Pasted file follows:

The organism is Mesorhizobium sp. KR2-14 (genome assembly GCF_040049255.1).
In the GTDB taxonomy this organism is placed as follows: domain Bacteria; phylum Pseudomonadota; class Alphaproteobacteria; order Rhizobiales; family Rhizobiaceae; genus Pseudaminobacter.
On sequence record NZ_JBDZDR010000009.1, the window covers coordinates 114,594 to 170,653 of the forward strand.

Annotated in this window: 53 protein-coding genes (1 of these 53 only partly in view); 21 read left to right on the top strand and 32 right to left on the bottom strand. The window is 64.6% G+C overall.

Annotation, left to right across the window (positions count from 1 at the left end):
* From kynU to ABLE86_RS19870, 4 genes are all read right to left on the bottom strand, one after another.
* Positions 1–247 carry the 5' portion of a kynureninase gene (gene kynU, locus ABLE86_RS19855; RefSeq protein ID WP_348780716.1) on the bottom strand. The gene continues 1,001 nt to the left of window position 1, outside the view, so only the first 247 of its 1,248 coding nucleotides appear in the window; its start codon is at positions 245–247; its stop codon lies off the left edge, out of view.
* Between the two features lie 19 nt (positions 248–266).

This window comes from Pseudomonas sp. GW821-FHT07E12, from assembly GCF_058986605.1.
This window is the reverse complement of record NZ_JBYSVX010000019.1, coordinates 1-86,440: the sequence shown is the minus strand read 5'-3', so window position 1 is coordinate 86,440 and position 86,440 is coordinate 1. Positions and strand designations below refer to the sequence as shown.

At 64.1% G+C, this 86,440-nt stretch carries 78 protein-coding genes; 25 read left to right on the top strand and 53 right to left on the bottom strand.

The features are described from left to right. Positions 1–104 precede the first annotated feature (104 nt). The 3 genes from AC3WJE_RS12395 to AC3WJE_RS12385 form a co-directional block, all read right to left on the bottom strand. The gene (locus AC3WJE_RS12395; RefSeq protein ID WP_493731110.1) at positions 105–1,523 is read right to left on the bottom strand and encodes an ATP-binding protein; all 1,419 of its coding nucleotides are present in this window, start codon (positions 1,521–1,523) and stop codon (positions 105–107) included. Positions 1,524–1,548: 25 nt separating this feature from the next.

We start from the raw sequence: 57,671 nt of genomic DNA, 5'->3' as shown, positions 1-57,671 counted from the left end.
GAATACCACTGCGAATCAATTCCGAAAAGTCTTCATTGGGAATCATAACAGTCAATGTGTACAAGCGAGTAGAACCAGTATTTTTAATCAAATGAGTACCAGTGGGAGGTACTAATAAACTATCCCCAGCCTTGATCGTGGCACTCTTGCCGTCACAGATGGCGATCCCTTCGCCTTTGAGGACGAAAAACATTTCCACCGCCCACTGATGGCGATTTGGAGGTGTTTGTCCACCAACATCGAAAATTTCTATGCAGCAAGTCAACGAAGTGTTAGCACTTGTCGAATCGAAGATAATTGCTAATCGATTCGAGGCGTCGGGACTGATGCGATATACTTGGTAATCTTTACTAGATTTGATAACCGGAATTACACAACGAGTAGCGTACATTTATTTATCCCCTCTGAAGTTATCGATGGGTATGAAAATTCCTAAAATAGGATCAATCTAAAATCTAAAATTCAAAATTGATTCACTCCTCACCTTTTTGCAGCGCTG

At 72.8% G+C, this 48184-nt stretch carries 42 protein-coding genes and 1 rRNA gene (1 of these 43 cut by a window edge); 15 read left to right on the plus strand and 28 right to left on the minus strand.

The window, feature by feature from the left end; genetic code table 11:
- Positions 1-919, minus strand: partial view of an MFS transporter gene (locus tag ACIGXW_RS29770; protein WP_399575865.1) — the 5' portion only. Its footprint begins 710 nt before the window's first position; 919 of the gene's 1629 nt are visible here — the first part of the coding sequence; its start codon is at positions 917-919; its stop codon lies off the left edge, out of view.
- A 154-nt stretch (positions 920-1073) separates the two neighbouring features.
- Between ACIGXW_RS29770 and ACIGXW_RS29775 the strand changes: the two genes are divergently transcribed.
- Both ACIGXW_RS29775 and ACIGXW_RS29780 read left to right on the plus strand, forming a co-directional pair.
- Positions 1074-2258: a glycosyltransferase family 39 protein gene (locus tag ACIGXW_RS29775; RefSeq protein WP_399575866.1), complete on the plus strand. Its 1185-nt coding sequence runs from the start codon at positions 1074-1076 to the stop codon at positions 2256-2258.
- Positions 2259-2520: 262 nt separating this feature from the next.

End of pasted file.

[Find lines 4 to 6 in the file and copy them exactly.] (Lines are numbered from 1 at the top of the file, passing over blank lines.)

Annotated in this window: 53 protein-coding genes (1 of these 53 only partly in view); 21 read left to right on the top strand and 32 right to left on the bottom strand. The window is 64.6% G+C overall.

Annotation, left to right across the window (positions count from 1 at the left end):
* From kynU to ABLE86_RS19870, 4 genes are all read right to left on the bottom strand, one after another.